element or in its absence (TK promoter). DNA binding of TIPT2 appears not to be essential, and association just by protein-protein contact seems to be sufficient. A recent bioinformatic study revealed that 24.5% of core promoters from the EPD (Eukaryotic Promoter Database: http://www.epd.isb-sib.ch
), and 25.5% from the DBTSS (Database of Transcriptional Start Sites; http://dbtss.hgc.jp/index.html
), respectively contain a BREu
]. More precisely, 28,1% of TATA-less promoters and 11.8% of TATA-containing promoters present a BREu
. It is therefore conceivable that TIPT2 plays a role in the activation of transcription from many promoters.
The TIPT2 binding protein, geminin, activated transcription in several reporter assays. The simultaneous transfection of geminin and TIPT2 expression vectors boosted the activation of TATA-containing promoters. A mutant of TIPT2 that could not interact with geminin was clearly less active, again underlining the importance of the geminin/TIPT2 interaction in transcriptional activation. Our results concerning AdML promoter mutations analysis extends the previous findings that disruption of BREu
decreased activated transcription [60
]. Our data indicate that a similar mechanism for transcriptional activation could hold true in the case of the TATA-less NF1 promoter [61
]. Mammalian TBPL1 does not stimulate transcription in vitro
from TATA box-containing E4, AdML and Hsp70 promoters [24
]. We showed here that TIPT2, TBPL1 and NF1 promoter form a complex in vitro
. The synergistic transcriptional activation of the NF1 promoter by TBPL1, TIPT2 and geminin is similar to the synergistic activation we observed for the TATA box-containing promoters (AdML, TK) by TBP, TIPT2 and geminin. It may, however, be too simplistic to correlate exclusively the TATA box promoters with TBP, and the TATA-less promoters with TBPL1 [29
Down-regulation of geminin levels in human U2OS cells decreased the activity obtained from activated TK and NF1 promoters, indicating that already the endogenous geminin plays a significant role in our transcriptional assays. Geminin was reported to be involved in different, transcription-related complexes as a negative regulator of transcription, either directly or indirectly. In this study we show geminin's function as transcriptional co-activator. Other studies have shown that another chromatin remodeler, the SWI/SNF complex, is able to act in a gene-dependent manner either as activator or repressor [65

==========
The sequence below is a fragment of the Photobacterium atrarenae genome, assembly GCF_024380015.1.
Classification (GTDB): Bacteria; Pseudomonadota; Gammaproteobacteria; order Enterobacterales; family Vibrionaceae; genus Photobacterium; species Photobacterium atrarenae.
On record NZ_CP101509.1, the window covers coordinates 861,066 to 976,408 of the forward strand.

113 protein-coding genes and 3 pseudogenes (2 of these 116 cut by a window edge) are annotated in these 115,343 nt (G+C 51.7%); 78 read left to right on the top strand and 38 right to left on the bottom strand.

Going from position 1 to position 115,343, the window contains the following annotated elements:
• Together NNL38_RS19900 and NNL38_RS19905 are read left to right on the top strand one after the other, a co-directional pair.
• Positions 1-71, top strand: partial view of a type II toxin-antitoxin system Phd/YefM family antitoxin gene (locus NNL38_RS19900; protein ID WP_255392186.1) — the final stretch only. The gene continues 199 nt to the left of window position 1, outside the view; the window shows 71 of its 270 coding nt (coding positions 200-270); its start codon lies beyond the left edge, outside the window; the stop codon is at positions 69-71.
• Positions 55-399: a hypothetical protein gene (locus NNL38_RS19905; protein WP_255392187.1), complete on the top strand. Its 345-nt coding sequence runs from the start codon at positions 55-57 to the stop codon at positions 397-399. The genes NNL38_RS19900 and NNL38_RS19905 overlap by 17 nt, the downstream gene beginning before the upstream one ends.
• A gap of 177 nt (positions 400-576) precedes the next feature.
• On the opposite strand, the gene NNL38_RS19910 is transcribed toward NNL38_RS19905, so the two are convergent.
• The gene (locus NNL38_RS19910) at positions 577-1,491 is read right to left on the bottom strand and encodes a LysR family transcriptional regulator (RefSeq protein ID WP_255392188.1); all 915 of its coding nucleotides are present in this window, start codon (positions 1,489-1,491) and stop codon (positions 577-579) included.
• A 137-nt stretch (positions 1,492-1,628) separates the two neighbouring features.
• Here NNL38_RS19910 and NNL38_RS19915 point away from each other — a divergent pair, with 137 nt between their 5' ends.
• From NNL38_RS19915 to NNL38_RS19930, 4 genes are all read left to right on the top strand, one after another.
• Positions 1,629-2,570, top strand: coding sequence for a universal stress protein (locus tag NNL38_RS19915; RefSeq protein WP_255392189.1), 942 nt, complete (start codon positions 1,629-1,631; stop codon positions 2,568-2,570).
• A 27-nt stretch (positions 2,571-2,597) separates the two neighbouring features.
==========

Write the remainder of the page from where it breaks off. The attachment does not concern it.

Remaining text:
]. Our results suggest that geminin may interact with distinct protein complexes that exhibit cell-type or gene-specific functions. These interactions may decide if geminin affects transcription as a transcriptional repressor or activator.
In agreement with in vitro
and reporter assay data, the chromatin analysis revealed geminin and TIPT2 on TATA-containing and TATA-less, active gene promoters. On the active endogenous chromatin, TIPT2 and geminin were present near the TATA box of the GAPDH
gene, but not of the c-fos
or the HSP-70
gene on a distance of two-three nucleosomes. The active TATA-less NF1 promoter is associated with geminin and TIPT2 in the region where TBPL1 was shown to bind. Our own ChIP evidence does not allow to conclude for the presence of TBP in the chromatin of the NF1 promoter in U2OS cells. However, recently the presence of TBP was described in the chromatin of the NF1 promoter in HeLa cells [29
A genome-wide analysis of TRF2 recognition sites in Drosophila
indicates that TRF2, a protein closely related to vertebrate TBPL1, plays a more general role than previously thought, being required for the expression of more than 1,000 genes, some involved in regulation of chromatin organization and cell growth (Histone H1 linker
and ribosomal protein genes) [30
]. This may suggest also that in mammals TBPL1 plays an important role regulating essential cell functions not only in testis, but also in other tissues. In this new perspective, our study might indicate new factors binding to both TBP and TBPL1, which might constitute co-regulatory proteins common for both core promoter corresponding complexes.